Using Alteryx to find the nearest alternative

by Daniel Watt

This week at Data School we’ve been building a new viz each day from a different data source.  The topics varied from weapons confiscated at airports to the British National Food survey. My personal favourite was visualising farmer’s markets in the US.  We were given free reign to come up with our own question to ask of the data, so I asked “Where do I go if my local farmer’s market closes?”

Here’s a sample of the data, once I’d already transposed the food items into rows (rather than several columns) using Alteryx.

MarketName x y Name Value
Caledonia Farmers Market Association – Danville -72.140305 44.411013 Organic Y
Caledonia Farmers Market Association – Danville -72.140305 44.411013 Bakedgoods Y
Caledonia Farmers Market Association – Danville -72.140305 44.411013 Cheese Y
Caledonia Farmers Market Association – Danville -72.140305 44.411013 Crafts Y
Caledonia Farmers Market Association – Danville -72.140305 44.411013 Flowers Y
Caledonia Farmers Market Association – Danville -72.140305 44.411013 Eggs Y

The data contained 30 different products that a farmers market could sell.  I didn’t just want to visualise where the nearest market but specifically where the nearest market was that sold specific products that had previously been available at your local market. In Alteryx I created points from the longitude and latitude fields then filtered by the products as you can see in the workflow below.  This meant I had a list for all the farmers markets along with their spatial points for each possible product.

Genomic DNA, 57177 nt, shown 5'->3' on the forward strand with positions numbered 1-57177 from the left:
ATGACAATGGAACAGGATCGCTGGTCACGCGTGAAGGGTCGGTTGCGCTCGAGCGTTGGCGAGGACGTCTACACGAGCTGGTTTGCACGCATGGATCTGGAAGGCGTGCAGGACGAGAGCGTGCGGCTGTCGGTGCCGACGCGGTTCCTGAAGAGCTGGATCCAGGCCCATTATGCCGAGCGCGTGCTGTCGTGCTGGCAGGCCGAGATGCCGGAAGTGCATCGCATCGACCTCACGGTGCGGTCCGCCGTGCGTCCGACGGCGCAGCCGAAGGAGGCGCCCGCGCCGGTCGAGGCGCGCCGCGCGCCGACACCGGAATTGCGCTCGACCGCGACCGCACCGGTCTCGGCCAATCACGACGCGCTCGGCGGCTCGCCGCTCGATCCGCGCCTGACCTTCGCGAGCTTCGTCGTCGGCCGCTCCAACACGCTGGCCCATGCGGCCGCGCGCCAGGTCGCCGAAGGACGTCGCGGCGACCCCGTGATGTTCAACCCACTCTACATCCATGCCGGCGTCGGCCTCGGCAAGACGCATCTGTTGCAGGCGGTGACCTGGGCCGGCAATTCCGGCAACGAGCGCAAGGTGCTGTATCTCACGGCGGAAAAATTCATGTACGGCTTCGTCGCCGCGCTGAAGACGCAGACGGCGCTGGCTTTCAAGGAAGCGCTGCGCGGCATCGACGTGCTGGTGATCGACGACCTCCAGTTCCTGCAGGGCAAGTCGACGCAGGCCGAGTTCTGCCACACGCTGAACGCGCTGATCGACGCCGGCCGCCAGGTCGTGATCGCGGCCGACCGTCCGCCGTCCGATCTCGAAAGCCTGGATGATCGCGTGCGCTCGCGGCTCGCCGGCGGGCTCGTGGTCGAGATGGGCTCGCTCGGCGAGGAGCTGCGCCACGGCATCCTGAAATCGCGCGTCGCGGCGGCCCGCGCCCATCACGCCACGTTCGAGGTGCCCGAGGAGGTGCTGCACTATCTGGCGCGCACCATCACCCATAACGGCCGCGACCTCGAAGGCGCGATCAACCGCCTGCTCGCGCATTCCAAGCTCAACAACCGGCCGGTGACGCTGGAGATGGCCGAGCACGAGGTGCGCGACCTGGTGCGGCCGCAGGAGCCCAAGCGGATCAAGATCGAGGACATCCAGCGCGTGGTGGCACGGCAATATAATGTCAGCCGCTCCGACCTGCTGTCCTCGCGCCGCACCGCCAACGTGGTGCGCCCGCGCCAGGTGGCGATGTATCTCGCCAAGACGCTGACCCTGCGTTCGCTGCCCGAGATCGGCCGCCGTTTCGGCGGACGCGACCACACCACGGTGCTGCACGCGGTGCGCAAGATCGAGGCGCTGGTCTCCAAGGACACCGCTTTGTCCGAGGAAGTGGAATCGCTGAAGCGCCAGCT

Creating points then filtering by product

The next step was to use the find nearest tool to find the nearest market that sold a particular product.  In this case the target and universe inputs are linked to the same data.


The nearest market to a market is itself, so it is vital to tick ‘ignore 0 distance matches’.


Once I had repeated this action for each product I unioned the data together.   Further reshaping was required to get the home stores and nearest alternative stores on different rows as the find nearest tool creates new columns for the nearest rather than new rows. I also used the summarise tool to concatenate together items that were available at the same market.  Here is what the viz looked like in Tableau:


With British supermarkets currently having standoffs with some of their suppliers, perhaps finding the nearest alternative is something that could be useful to a lot of consumers.

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